Sunday, February 19, 2012

Attacking SOAP Web Services: Directory Traversal

I have been playing around with a lot of directory traversal attacks lately, and I wanted to experiment and see if a web service(SOAP) would be vulnerable to these types of attacks as well.

One of the web services that I was able to get to play with utilized SOAP (Simple Object Access Protocol) to interact with programs to pass data/execute methods across networks via XML. Here is the SOAP wikipedia page for more info on SOAP, as well as the W3schools page

For a more general article of attacking web services using SOAP check this article by @cktricky

As it turned out, there were some methods in this web service that dealt with the filesystem, and I suspected they would be great candidates for a directory traversal attack.

Since this service communicated using XML over HTTP POST's, I would need a tool that helped me efficiently submit requests without having to copy and paste the correct xml to a tool like burpsuite or something every time. I found a firefox addon called SOA Client which can be found here.

This tool loads a page in which you can select each method you want to play with as well as a box for inputting data. The page that SOA Client builds is based on the WSDL (Web Service Description Language) which is basically a roadmap for the service and the types of data it expects/returns, and the names of the different methods. You simply give the add-on the location of this WSDL page and it loads a much cleaner page that you can interact with.

If you are not familiar with directory traversal, it simply utilizes the filesystem special characters to allow a malicious user to jump to directories that they should not be allowed to access. For more info on directory traversal check out OWASP.

As I suspected, after putting in some test strings, these methods were definitely vulnerable to this type of attack. I was able to look at some of the source code for the service and it seemed that this attack was possible due to the path.combine method in .net. Here is the msdn site with the documentation on this method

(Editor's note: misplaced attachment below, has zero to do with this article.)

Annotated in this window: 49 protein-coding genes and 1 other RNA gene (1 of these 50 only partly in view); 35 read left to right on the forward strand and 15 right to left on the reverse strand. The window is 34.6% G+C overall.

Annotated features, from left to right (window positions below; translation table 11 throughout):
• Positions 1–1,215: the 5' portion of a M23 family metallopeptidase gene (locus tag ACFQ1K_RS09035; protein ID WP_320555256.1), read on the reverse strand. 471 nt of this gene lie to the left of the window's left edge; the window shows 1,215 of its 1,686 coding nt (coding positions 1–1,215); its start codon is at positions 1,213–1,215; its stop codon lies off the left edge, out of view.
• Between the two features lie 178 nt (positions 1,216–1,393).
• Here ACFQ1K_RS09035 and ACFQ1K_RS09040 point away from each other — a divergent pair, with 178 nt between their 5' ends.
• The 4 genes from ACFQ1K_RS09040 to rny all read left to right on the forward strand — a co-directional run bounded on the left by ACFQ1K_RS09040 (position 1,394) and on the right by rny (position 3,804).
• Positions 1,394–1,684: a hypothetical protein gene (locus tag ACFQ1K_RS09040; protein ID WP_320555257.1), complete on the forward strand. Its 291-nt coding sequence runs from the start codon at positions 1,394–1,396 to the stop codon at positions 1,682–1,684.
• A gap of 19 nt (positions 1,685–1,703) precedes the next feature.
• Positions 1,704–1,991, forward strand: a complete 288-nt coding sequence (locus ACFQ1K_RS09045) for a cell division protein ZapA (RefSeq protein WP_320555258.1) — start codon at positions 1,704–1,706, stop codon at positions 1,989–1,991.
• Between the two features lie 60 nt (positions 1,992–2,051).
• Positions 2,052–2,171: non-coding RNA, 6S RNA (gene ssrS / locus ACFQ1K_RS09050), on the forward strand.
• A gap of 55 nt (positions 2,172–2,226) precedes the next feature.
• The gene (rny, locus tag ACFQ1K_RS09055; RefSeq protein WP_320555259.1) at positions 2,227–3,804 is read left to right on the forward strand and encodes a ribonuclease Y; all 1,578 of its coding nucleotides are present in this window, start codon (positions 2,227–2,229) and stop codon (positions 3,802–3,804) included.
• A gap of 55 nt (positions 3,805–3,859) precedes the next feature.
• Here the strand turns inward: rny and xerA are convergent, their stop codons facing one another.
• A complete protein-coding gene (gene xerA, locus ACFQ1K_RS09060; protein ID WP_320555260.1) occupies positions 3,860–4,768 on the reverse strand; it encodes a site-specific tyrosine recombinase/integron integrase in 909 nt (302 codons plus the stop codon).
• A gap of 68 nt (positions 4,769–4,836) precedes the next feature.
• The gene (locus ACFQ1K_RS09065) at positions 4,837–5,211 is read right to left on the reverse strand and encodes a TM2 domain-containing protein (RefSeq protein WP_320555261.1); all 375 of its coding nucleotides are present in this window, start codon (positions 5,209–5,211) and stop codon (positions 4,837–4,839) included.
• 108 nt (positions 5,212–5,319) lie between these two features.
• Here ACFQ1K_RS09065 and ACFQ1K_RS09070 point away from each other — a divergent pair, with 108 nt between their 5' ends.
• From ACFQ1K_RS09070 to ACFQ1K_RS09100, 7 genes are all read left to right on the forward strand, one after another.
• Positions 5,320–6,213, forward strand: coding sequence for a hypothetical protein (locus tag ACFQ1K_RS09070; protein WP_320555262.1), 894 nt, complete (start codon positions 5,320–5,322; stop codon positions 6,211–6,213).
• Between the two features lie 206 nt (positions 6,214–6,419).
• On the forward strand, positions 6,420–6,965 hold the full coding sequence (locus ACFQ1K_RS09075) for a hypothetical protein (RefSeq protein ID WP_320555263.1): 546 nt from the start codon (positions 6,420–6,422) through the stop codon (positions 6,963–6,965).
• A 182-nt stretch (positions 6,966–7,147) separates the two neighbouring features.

"If path2 does not include a root (for example, if path2 does not start with a separator character or a drive specification), the result is a concatenation of the two paths, with an intervening separator character. If path2 includes a root, path2 is returned.."

path.combine(path1, path2)

What?! So the application was not even returning the first part of the path that it was suppost to, but was supplying my path since I was specifying a root path. That means that basically any time this method is used and the user input is stored into path2 with no filtering of special characters, it will be 100 percent vulnerable to a directory traversal attack. Why Microsoft made this method this way, I have no idea.

Moral of the story is: DO NOT TRUST USER INPUT, and do not store user input into the second field of the path.combine method. Or for that matter, do not even use the path.combine method if you are dealing with paths in a filesystem. You must, must, must sanitize/filter/scrub/clean whatever you want to call it, just do not assume that the user is going to supply the type of input that is application/service expects to receive.

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